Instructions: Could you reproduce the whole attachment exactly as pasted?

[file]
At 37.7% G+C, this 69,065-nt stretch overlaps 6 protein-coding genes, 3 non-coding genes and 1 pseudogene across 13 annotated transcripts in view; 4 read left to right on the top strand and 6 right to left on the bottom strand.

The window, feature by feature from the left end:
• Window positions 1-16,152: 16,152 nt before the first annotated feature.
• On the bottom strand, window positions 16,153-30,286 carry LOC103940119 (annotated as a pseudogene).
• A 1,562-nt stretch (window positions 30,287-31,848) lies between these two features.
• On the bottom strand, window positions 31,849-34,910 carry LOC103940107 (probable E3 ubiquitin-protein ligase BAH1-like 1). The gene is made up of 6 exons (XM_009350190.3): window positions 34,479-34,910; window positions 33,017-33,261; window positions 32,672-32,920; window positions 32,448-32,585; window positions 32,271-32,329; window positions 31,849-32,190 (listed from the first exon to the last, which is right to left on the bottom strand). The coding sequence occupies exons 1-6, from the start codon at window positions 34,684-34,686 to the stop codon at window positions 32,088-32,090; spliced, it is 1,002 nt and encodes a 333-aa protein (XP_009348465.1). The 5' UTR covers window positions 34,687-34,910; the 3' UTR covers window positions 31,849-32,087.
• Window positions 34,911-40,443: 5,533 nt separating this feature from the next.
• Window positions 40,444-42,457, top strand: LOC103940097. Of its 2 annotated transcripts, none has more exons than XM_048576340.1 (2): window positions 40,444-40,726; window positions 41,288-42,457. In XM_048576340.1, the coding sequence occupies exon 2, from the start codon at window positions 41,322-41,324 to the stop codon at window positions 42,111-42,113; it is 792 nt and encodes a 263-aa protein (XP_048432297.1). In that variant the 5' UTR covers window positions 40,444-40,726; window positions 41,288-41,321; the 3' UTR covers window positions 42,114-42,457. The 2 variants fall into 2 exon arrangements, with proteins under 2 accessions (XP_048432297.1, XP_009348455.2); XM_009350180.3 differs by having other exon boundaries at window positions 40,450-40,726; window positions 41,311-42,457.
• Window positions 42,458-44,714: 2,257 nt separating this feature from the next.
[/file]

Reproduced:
At 37.7% G+C, this 69,065-nt stretch overlaps 6 protein-coding genes, 3 non-coding genes and 1 pseudogene across 13 annotated transcripts in view; 4 read left to right on the top strand and 6 right to left on the bottom strand.

The window, feature by feature from the left end:
• Window positions 1-16,152: 16,152 nt before the first annotated feature.
• On the bottom strand, window positions 16,153-30,286 carry LOC103940119 (annotated as a pseudogene).
• A 1,562-nt stretch (window positions 30,287-31,848) lies between these two features.
• On the bottom strand, window positions 31,849-34,910 carry LOC103940107 (probable E3 ubiquitin-protein ligase BAH1-like 1). The gene is made up of 6 exons (XM_009350190.3): window positions 34,479-34,910; window positions 33,017-33,261; window positions 32,672-32,920; window positions 32,448-32,585; window positions 32,271-32,329; window positions 31,849-32,190 (listed from the first exon to the last, which is right to left on the bottom strand). The coding sequence occupies exons 1-6, from the start codon at window positions 34,684-34,686 to the stop codon at window positions 32,088-32,090; spliced, it is 1,002 nt and encodes a 333-aa protein (XP_009348465.1). The 5' UTR covers window positions 34,687-34,910; the 3' UTR covers window positions 31,849-32,087.
• Window positions 34,911-40,443: 5,533 nt separating this feature from the next.
• Window positions 40,444-42,457, top strand: LOC103940097. Of its 2 annotated transcripts, none has more exons than XM_048576340.1 (2): window positions 40,444-40,726; window positions 41,288-42,457. In XM_048576340.1, the coding sequence occupies exon 2, from the start codon at window positions 41,322-41,324 to the stop codon at window positions 42,111-42,113; it is 792 nt and encodes a 263-aa protein (XP_048432297.1). In that variant the 5' UTR covers window positions 40,444-40,726; window positions 41,288-41,321; the 3' UTR covers window positions 42,114-42,457. The 2 variants fall into 2 exon arrangements, with proteins under 2 accessions (XP_048432297.1, XP_009348455.2); XM_009350180.3 differs by having other exon boundaries at window positions 40,450-40,726; window positions 41,311-42,457.
• Window positions 42,458-44,714: 2,257 nt separating this feature from the next.